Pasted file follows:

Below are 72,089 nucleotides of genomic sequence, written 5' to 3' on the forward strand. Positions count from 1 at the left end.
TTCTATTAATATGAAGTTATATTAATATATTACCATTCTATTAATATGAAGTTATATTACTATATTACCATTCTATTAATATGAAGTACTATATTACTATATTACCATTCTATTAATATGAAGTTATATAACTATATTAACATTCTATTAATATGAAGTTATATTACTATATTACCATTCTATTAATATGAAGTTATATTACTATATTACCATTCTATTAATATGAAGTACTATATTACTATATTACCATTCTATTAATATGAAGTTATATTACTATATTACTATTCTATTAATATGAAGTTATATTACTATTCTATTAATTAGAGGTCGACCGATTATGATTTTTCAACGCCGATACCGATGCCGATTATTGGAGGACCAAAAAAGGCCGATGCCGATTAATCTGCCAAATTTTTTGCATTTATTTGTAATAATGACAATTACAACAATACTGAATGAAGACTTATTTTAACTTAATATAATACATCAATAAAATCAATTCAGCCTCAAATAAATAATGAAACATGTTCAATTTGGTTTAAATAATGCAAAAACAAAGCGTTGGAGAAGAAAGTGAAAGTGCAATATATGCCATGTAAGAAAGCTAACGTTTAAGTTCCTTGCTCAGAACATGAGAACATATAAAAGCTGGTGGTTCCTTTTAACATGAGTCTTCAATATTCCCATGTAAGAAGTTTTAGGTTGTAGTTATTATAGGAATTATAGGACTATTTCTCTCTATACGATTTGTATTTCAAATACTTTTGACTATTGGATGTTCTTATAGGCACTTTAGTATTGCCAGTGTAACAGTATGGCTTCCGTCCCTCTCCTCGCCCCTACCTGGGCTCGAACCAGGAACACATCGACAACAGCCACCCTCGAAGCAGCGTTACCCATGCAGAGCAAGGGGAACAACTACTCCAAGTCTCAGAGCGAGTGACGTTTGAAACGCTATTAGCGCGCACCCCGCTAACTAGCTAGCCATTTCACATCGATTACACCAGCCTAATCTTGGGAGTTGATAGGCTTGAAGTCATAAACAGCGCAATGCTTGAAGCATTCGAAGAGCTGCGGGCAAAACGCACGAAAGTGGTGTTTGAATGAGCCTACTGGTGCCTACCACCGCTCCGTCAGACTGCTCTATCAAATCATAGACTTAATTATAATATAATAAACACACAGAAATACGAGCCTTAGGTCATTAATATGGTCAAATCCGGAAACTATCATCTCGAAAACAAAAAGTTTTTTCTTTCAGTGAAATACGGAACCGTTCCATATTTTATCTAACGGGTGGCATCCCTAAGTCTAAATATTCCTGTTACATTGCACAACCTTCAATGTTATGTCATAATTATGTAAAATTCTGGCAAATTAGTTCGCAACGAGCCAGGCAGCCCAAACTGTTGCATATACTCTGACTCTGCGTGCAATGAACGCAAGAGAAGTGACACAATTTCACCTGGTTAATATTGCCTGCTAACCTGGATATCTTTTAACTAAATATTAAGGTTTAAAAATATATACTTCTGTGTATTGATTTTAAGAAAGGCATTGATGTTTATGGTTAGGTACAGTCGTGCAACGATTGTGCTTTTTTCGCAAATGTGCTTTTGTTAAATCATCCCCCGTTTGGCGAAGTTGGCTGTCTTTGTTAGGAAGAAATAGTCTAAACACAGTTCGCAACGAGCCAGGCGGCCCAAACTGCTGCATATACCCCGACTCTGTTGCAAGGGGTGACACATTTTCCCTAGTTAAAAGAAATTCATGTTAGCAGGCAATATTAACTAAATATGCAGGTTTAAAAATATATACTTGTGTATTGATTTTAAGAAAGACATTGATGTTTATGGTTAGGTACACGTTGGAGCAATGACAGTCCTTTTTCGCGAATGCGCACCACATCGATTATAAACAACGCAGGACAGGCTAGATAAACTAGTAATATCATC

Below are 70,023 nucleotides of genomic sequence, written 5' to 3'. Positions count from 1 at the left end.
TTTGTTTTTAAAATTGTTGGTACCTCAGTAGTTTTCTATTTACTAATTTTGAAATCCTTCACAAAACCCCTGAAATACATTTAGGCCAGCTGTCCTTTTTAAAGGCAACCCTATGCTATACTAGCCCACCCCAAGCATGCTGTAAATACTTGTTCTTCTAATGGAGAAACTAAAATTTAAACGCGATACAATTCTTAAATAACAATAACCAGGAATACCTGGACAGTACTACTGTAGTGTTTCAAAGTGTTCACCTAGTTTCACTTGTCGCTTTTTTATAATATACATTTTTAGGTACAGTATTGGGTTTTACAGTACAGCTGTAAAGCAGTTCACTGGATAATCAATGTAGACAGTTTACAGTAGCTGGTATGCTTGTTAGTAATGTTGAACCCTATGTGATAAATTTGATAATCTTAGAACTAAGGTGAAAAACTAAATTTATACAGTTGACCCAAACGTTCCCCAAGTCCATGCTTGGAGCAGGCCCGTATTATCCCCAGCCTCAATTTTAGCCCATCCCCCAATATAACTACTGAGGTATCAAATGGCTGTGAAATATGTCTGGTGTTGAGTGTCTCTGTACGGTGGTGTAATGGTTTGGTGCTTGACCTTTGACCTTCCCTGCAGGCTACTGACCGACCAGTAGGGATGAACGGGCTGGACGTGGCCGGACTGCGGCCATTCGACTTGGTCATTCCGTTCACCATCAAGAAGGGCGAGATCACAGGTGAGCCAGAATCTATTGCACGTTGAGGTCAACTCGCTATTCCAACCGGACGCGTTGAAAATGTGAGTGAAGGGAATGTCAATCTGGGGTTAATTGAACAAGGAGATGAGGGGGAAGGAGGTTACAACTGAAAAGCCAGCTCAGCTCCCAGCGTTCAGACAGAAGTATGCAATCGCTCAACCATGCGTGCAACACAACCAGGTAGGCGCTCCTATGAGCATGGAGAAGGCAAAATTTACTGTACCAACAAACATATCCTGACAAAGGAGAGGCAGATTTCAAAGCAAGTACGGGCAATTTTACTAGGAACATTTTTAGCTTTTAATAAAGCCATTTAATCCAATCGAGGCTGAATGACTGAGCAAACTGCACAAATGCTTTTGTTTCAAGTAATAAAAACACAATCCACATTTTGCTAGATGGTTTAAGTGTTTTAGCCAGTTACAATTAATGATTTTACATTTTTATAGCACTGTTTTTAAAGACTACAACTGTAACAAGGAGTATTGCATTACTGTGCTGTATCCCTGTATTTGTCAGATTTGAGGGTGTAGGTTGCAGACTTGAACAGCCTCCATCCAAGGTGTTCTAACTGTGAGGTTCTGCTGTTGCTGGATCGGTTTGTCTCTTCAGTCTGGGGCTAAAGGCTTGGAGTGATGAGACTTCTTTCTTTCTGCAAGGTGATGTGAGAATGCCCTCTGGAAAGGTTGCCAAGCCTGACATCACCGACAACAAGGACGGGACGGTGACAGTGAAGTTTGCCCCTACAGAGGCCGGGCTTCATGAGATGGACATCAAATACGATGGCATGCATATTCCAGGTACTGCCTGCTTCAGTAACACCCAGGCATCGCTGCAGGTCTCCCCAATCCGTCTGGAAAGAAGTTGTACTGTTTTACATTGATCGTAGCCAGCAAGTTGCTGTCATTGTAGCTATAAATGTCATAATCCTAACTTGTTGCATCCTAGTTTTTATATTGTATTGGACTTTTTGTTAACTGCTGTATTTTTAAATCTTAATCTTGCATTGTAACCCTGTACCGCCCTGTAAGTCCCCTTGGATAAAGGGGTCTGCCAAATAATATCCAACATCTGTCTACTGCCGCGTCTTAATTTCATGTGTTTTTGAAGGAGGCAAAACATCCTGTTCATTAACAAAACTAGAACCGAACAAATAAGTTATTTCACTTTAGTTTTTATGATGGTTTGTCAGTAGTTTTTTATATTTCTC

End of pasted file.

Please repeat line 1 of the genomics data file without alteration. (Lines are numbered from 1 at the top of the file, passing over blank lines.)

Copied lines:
Below are 72,089 nucleotides of genomic sequence, written 5' to 3' on the forward strand. Positions count from 1 at the left end.